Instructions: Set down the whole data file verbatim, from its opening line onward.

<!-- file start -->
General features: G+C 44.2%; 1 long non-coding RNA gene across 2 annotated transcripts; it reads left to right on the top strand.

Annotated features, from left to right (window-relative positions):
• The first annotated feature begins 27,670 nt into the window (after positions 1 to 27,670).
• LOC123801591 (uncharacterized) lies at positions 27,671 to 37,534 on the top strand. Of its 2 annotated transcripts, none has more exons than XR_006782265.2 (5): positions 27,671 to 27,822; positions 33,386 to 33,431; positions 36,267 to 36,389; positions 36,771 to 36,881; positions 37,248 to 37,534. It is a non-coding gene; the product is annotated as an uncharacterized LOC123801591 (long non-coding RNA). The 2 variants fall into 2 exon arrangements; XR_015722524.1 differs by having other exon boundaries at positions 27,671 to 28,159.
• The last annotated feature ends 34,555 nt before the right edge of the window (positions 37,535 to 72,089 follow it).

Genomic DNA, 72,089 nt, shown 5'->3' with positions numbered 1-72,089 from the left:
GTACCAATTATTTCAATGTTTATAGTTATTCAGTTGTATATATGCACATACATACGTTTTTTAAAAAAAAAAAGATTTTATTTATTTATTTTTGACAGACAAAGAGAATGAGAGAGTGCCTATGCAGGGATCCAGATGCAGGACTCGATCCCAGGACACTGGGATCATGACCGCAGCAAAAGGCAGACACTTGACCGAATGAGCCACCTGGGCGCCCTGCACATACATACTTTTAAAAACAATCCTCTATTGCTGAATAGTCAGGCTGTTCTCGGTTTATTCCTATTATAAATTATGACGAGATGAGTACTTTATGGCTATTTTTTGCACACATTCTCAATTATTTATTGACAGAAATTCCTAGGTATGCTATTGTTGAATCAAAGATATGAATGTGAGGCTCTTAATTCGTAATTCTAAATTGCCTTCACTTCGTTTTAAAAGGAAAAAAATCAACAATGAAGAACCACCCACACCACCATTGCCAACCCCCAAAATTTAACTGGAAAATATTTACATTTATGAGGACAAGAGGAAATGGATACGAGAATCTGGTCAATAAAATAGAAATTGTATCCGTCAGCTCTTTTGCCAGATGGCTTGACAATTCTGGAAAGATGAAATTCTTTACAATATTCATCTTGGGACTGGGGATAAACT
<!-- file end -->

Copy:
General features: G+C 44.2%; 1 long non-coding RNA gene across 2 annotated transcripts; it reads left to right on the top strand.

Annotated features, from left to right (window-relative positions):
• The first annotated feature begins 27,670 nt into the window (after positions 1 to 27,670).
• LOC123801591 (uncharacterized) lies at positions 27,671 to 37,534 on the top strand. Of its 2 annotated transcripts, none has more exons than XR_006782265.2 (5): positions 27,671 to 27,822; positions 33,386 to 33,431; positions 36,267 to 36,389; positions 36,771 to 36,881; positions 37,248 to 37,534. It is a non-coding gene; the product is annotated as an uncharacterized LOC123801591 (long non-coding RNA). The 2 variants fall into 2 exon arrangements; XR_015722524.1 differs by having other exon boundaries at positions 27,671 to 28,159.
• The last annotated feature ends 34,555 nt before the right edge of the window (positions 37,535 to 72,089 follow it).

Genomic DNA, 72,089 nt, shown 5'->3' with positions numbered 1-72,089 from the left:
GTACCAATTATTTCAATGTTTATAGTTATTCAGTTGTATATATGCACATACATACGTTTTTTAAAAAAAAAAAGATTTTATTTATTTATTTTTGACAGACAAAGAGAATGAGAGAGTGCCTATGCAGGGATCCAGATGCAGGACTCGATCCCAGGACACTGGGATCATGACCGCAGCAAAAGGCAGACACTTGACCGAATGAGCCACCTGGGCGCCCTGCACATACATACTTTTAAAAACAATCCTCTATTGCTGAATAGTCAGGCTGTTCTCGGTTTATTCCTATTATAAATTATGACGAGATGAGTACTTTATGGCTATTTTTTGCACACATTCTCAATTATTTATTGACAGAAATTCCTAGGTATGCTATTGTTGAATCAAAGATATGAATGTGAGGCTCTTAATTCGTAATTCTAAATTGCCTTCACTTCGTTTTAAAAGGAAAAAAATCAACAATGAAGAACCACCCACACCACCATTGCCAACCCCCAAAATTTAACTGGAAAATATTTACATTTATGAGGACAAGAGGAAATGGATACGAGAATCTGGTCAATAAAATAGAAATTGTATCCGTCAGCTCTTTTGCCAGATGGCTTGACAATTCTGGAAAGATGAAATTCTTTACAATATTCATCTTGGGACTGGGGATAAACT